Dog Breath: It's More Than Just Stinky
When Fido or Fifi decides to get cuddly with you but their breath smells a bit like your old hiking boot that's had a dead fish in it for a month, it's likely time for a visit to the doggie Dentist.
And while we laugh at the thought and often say, "Oh ya, that's my Bruiser!", it's a sign we shouldn't pinch our noses at. Sadly, almost always, when dinosaur breath develops, dental disease has reached a stage that needs immediate attention.
Identifying the "root" cause...
We all know that old saying "dog breath done killed the dog". Or, maybe not. But, the truth is, unless your pup enjoys a good cigar after his garlic laden anchovy pizza, the fact is, that nasty breath should be a tell-tale sign that prompt dental attention is needed. Most dental disease occurs under the gumline. Left unchecked, plaque and bacteria can enter the bloodstream, and if the immune system is unable to kill if off, there is increased risk of heart disease and liver and other organ damage.
Other signs that your pooch needs dental attention include redness or bleeding of the gums, loose, cracked, or broken teeth, drooling or food dropping, weight loss, or changes in behaviour. Statistics show that over 80% of dogs show signs of developing periodontal disease by age three (when regular maintenance isn't practiced).
Who ya gonna call?
So, "there's something weird and it don't look good", who ya gonna call? Certainly, if your pup is displaying any of the obvious signs of dental disease, the first call you make should be to your vet. I know there's a crowd of you out there who might think, hey, let's see what my social media pals think. But, truth be told, they -at least the vast majority- don't hold veterinary degrees so, if anything at all, you'll just be skipping a step by going straight to the dog Doc.
The good news is you will be putting the brakes on any further spread and disease. The bad news is, it may cost a few bucks. But, truthfully, the dollars and effort spent on regular dental hygiene will go a loooooong way to avoiding costly (both financial and emotional) illnesses down the road.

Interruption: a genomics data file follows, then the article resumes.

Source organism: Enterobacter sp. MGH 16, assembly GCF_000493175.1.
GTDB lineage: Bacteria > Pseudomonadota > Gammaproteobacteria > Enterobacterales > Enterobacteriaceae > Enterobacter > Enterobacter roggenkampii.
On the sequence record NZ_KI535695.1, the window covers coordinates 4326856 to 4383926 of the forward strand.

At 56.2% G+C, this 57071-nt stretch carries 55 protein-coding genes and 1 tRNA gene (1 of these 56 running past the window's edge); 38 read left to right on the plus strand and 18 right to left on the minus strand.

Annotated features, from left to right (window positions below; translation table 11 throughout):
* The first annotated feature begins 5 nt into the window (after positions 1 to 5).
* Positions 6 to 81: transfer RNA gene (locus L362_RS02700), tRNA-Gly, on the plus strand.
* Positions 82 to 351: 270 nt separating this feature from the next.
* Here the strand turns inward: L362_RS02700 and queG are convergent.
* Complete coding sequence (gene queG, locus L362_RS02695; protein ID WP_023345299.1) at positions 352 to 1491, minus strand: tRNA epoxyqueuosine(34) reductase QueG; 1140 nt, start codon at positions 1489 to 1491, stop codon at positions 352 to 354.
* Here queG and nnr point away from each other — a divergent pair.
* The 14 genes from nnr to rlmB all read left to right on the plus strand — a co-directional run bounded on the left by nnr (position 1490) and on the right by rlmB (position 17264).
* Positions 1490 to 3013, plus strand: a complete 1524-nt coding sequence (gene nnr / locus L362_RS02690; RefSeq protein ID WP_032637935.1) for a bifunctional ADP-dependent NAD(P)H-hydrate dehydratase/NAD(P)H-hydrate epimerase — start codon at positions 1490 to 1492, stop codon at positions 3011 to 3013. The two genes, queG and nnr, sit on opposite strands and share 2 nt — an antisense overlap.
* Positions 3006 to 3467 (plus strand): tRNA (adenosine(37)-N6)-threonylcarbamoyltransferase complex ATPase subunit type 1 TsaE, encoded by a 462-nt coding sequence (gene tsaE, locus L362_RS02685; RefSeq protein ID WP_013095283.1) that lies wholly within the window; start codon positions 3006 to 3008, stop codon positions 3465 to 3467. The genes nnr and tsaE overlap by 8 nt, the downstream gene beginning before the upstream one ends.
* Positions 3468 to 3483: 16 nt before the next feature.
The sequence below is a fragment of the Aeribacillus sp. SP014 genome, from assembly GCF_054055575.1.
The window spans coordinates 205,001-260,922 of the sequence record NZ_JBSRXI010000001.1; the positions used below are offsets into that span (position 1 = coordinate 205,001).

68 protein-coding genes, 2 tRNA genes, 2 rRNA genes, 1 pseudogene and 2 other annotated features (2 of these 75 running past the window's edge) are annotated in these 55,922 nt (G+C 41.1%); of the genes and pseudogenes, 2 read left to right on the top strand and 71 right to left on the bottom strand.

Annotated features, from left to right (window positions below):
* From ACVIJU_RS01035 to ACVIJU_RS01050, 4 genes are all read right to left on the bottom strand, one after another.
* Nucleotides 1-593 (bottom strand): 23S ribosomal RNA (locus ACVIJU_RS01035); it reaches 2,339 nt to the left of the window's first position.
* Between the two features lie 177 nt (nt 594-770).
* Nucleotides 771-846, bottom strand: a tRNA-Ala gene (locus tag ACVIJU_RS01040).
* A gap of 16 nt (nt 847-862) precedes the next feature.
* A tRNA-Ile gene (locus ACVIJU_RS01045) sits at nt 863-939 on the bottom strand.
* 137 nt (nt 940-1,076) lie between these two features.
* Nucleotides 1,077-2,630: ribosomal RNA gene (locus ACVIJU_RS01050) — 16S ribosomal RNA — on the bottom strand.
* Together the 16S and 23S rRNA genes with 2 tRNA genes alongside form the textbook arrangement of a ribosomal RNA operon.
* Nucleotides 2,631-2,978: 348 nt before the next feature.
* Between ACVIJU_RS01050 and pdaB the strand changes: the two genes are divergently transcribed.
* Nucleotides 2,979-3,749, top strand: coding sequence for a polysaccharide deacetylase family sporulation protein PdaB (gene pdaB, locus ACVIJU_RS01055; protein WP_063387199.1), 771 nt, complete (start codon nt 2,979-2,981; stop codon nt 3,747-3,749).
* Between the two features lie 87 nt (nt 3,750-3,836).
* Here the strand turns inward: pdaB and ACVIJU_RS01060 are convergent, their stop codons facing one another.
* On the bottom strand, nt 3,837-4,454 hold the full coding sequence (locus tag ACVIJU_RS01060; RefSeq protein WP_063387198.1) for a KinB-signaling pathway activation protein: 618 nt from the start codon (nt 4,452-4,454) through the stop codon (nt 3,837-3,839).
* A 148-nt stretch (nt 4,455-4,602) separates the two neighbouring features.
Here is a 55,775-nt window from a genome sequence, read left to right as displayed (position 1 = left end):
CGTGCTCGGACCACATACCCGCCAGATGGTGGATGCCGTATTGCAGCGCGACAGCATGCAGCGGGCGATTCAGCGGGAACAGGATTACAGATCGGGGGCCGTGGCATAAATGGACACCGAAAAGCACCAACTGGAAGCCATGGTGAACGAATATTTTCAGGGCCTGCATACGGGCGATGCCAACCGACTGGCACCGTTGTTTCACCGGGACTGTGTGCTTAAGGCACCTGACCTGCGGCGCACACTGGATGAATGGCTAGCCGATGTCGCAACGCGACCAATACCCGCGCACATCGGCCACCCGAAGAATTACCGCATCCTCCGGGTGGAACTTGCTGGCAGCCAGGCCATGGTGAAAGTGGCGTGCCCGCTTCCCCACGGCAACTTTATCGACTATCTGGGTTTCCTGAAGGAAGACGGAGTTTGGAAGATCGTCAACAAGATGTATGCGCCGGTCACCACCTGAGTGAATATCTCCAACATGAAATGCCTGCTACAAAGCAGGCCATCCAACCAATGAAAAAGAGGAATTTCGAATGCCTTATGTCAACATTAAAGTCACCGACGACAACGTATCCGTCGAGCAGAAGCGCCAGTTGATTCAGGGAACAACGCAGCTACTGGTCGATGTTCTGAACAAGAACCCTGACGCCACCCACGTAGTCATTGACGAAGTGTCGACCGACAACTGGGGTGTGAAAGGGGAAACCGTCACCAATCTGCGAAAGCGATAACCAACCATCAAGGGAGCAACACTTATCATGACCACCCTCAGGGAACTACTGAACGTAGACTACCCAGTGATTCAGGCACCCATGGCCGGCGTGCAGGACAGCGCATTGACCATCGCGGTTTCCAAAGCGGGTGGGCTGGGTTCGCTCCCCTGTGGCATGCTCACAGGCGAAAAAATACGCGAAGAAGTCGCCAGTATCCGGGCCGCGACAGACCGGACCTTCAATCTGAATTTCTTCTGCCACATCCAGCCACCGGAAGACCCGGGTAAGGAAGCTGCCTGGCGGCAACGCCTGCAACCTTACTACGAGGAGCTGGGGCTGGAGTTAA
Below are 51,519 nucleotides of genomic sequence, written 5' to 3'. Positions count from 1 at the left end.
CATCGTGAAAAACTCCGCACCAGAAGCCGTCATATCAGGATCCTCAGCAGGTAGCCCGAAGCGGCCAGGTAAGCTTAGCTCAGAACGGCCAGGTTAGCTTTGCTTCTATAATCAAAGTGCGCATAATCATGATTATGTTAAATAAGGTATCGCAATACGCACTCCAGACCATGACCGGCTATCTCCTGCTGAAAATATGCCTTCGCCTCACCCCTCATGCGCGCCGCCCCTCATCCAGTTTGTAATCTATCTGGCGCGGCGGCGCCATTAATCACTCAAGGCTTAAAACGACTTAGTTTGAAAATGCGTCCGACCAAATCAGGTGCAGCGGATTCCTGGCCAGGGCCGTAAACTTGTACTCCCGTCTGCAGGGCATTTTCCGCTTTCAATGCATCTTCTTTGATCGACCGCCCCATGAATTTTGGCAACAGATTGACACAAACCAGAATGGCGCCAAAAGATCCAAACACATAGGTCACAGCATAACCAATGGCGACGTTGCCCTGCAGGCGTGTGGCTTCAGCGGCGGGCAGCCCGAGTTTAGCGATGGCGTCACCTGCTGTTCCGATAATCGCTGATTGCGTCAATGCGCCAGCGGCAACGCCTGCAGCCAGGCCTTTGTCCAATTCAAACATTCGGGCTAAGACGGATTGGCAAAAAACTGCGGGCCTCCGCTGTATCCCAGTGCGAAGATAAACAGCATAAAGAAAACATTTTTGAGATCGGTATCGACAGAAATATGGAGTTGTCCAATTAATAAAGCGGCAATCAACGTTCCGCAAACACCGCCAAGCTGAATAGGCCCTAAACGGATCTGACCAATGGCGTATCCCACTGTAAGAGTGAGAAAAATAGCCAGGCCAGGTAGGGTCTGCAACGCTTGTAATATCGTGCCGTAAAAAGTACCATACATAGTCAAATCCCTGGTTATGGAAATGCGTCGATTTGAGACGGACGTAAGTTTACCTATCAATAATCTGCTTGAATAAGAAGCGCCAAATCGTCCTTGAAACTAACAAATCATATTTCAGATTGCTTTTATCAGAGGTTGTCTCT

The clock's ticking but it's never too late...
Your pup may be getting older and her breath may be getting stinkier, but it's never too late to teach an old dog a new trick, and your pooch too! Teeth brushing is probably the best step but it might take time to introduce this to an older fur-kid (trust me on this -wink wink-). There are videos galore out there on how to introduce it and the proper way to do it. Be absolutely sure you use toothpaste designed SPECIFICALLY for K9s. After all, you're trying to extend his life not kill him (which is what could happen if you use your Sparkle-Full-of-Toxins-Whitening toothpaste)! There are lots of options for toothbrushes too, so you may have to experiment. The key to all of this ... CONSISTENCY. If it's not possible to fit in a "brush session" every day, 3 times a week is what the Docs recommend.
Add a shot, with a water chaser...
Other forms of dental health preventatives include water additives. Probably the most highly recommended is called Healthy Mouth (well, duh, that's what we're looking for right?) and you add it to the fur-kids' drinking water. There are many other brands out there but I urge you to do your homework (or check with your vet) before giving it. You know, that better safe than sorry thing.
Dental chews are another alternative. (Personally, I don't care to give them ... but I'm a particularly over-protective and cautious fur-kid mom). Again, research the ingredients and check with your vet for safety. Choking or toxin hazards are everywhere.
Hey, life's busy and we all have a lot on our plates so don't sweat it if you struggle with fitting so much into your schedule. Take is slow and start with what feels best.
Truth be told, I wasn't good at all when it came to the fur-kids dental care needs. In fact, that was one subject in which I'd earn an F! But, only after our aging Miss Joee went in for a second cleaning in as many years, losing a paw full of teeth to boot, did I realize how important dental hygiene really is for our pups. In fact, our old gal suffered an ophthalmic manifestation (in plain lingo, her eye became inflamed and red) due to advanced dental disease. But, once those rotten teeth were removed and her mouth was cleaned up, as well as steroid drops in her eye, she bounced back in no time. And, what was so critical is that Miss Joee is a one-eyed dog!
Tail-wagging happy end...
For me, that was the wake up call I needed to take the fur-kids' dental health more seriously. So, I have found a way to fit tooth-brushing in for our three mutts every single day. In fact, Jeffrey, the pup, loves having his teeth brushed, he knows the queues and is right there waiting when it's time.
So, take heart and Happy brushing!